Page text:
Dark, unpaved streets across housing estates in Northern Ireland could cost up to £300 million to repair.
Around 1,200 public roads have been identified as inadequate, but there could be as many as 3,500, according to figures contained in a regional development committee report.
Many have not been levelled, paved, lit or provided with sewerage to the official standards because developers ran out of cash and could not afford to finish their projects.
A street in bad condition could drive down the resale value of local properties and it could take a further £41 million to £100 million to fix the 1,200 sewerage schemes that are currently backlogged, said the committee report.
Deputy chairman Sean Lynch said MLAs had heard "horror stories" from people living on ghost estates.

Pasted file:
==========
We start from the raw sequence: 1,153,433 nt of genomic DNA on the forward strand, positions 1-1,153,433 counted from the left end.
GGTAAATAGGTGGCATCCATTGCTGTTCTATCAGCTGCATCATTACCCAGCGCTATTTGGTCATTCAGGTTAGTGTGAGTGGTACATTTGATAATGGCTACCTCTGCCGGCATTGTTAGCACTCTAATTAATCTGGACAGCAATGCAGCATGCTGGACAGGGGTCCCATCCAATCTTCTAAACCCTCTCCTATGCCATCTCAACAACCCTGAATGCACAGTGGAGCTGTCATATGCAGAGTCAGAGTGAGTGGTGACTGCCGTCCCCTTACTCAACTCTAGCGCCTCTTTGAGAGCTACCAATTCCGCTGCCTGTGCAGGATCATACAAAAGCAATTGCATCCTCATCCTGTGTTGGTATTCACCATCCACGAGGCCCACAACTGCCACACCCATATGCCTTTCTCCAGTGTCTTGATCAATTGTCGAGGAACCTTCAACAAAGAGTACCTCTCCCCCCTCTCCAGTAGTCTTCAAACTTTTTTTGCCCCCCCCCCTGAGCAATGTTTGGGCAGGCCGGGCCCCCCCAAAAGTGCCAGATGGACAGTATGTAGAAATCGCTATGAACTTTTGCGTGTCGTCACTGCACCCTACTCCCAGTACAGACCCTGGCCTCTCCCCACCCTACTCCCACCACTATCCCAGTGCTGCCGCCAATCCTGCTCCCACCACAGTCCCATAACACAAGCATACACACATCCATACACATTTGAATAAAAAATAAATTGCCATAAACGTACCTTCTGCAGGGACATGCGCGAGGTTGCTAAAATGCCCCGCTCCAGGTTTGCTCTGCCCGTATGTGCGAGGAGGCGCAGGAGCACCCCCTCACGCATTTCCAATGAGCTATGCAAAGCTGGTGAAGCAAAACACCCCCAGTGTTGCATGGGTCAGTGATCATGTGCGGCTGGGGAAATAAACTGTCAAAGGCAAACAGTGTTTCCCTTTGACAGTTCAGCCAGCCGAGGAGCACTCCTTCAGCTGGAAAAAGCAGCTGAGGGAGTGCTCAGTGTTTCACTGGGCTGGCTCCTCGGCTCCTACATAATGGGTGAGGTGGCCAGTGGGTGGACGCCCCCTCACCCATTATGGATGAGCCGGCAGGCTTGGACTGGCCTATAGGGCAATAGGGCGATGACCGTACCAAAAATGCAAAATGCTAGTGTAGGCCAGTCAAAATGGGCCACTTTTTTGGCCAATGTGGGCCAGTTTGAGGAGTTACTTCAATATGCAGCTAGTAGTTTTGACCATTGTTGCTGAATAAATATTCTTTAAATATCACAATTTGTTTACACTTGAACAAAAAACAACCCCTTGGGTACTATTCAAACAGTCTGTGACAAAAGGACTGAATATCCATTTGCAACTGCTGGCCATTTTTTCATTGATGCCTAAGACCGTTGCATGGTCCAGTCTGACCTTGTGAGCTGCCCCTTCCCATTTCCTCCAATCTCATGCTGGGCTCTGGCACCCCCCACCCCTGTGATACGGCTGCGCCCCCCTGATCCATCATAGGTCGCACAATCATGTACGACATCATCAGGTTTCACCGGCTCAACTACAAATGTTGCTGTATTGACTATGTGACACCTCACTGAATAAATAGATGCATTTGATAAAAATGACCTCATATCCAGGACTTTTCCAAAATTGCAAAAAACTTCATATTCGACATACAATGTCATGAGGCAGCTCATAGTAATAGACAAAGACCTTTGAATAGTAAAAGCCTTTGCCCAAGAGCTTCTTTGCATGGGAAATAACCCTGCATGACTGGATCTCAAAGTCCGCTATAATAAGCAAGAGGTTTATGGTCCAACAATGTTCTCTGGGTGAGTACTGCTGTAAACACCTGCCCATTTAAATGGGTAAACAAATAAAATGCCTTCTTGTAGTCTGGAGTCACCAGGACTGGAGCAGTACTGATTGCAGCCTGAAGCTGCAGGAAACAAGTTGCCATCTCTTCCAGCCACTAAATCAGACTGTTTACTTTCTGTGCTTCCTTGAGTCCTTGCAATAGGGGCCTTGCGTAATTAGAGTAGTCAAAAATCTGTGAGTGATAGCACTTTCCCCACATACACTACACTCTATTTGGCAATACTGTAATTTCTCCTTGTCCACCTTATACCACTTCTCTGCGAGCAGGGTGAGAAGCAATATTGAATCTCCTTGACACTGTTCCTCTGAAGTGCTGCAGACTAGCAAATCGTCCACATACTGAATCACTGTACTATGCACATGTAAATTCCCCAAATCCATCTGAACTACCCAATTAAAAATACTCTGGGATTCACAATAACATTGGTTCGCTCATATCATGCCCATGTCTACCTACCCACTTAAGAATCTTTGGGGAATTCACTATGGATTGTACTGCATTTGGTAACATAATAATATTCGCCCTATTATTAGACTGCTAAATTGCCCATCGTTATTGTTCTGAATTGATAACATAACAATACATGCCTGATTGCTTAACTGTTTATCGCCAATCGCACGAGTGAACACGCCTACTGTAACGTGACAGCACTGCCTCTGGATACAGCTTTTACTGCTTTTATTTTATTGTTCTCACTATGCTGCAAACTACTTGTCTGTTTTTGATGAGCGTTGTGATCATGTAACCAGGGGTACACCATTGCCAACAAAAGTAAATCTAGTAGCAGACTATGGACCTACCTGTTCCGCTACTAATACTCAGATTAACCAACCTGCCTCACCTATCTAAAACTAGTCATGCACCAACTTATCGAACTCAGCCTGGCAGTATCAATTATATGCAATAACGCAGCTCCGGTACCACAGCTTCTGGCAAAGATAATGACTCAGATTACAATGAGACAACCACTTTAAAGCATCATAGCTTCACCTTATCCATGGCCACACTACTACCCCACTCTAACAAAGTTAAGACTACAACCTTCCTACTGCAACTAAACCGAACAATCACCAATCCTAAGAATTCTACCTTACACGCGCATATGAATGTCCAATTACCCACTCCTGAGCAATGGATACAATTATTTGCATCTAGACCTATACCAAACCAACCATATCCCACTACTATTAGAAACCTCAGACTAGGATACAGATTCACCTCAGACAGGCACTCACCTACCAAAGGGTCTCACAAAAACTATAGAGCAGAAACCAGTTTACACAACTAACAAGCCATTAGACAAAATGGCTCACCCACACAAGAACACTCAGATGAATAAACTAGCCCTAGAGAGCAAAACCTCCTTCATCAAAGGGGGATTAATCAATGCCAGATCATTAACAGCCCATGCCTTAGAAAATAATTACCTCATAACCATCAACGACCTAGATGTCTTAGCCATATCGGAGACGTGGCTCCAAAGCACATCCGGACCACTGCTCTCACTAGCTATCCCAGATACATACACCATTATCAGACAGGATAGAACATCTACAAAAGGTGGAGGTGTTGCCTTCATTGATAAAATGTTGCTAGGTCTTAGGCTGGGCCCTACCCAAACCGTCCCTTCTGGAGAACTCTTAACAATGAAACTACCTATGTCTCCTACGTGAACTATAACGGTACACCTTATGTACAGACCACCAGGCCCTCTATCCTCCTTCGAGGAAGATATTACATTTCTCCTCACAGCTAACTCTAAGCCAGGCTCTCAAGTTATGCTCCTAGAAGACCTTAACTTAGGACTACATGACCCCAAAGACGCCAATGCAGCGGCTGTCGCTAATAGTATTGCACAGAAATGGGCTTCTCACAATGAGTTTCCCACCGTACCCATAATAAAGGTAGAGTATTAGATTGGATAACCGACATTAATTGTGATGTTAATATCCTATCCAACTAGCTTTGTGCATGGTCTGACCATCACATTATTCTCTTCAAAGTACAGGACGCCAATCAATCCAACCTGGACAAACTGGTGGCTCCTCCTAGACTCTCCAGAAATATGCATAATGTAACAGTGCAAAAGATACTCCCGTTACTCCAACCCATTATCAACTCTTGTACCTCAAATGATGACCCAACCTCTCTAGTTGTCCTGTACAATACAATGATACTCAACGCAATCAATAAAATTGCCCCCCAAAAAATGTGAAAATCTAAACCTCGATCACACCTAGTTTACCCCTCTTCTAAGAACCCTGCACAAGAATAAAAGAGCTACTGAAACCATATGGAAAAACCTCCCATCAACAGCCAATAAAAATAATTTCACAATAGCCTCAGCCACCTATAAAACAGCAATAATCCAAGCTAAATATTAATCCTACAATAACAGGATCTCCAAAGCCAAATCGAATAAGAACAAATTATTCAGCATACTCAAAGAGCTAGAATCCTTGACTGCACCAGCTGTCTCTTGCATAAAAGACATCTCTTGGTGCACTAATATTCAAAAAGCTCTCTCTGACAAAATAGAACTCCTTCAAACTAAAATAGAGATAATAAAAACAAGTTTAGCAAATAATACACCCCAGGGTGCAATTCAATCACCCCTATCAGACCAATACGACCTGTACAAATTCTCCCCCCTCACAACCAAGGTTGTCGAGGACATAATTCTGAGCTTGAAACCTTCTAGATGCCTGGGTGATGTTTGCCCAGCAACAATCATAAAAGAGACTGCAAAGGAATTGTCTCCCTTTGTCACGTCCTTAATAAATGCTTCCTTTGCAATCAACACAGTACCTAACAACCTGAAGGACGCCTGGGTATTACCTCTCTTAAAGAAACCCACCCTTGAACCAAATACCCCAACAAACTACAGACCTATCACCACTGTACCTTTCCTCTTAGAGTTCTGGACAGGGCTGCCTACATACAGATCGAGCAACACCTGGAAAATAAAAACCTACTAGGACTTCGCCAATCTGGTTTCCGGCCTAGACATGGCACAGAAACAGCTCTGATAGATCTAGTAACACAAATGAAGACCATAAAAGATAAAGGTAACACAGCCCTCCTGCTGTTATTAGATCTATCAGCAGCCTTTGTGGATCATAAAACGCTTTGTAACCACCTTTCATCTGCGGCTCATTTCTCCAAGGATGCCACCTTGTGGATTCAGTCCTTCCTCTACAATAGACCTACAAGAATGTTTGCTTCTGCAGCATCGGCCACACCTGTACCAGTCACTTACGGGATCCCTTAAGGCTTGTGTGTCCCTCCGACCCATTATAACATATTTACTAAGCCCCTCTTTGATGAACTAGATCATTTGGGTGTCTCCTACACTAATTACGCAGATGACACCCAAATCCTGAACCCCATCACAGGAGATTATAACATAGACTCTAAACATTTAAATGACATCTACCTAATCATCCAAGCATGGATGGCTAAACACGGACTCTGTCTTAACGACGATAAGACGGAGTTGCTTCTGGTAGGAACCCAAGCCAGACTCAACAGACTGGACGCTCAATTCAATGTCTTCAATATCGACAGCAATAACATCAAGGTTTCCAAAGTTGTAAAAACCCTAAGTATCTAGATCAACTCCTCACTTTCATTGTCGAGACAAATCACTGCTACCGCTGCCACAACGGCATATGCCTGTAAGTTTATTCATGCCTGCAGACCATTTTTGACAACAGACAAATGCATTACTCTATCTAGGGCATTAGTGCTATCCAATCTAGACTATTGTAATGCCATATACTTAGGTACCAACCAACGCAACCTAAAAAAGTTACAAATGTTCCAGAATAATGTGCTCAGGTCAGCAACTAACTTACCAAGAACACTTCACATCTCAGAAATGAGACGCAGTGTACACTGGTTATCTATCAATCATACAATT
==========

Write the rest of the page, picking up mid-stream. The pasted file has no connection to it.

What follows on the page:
He said: "People were left in a huge mess, bin lorries couldn't get down the street, people were having to wheel their bins to the lorries because of the state of the roads. It's very dangerous to residents, particularly to families with young children. There was a case in the south where a child drowned in a hole that hadn't been filled."
The inquiry recommendations included amending Private Street legislation to ensure it can deal with the increasing occurrences of unadopted (unfinished) roads.
"The fact that DRD (the Department for Regional Development) are unable to even quantify the precise number and cost is disturbing and unacceptable," said the Sinn Fein MLA for Fermanagh South Tyrone.
The economic downturn means the number of unadopted roads is on the increase and Mr Lynch said resolving the issue would come at significant cost to the department and the executive. "We know that it's not going to happen overnight," he added.
Stewart Dickson, the Alliance Party's regional development spokesman, said the priority list is a sensible recommendation and the Assembly and Executive must help developers and buyers who have been affected by recession.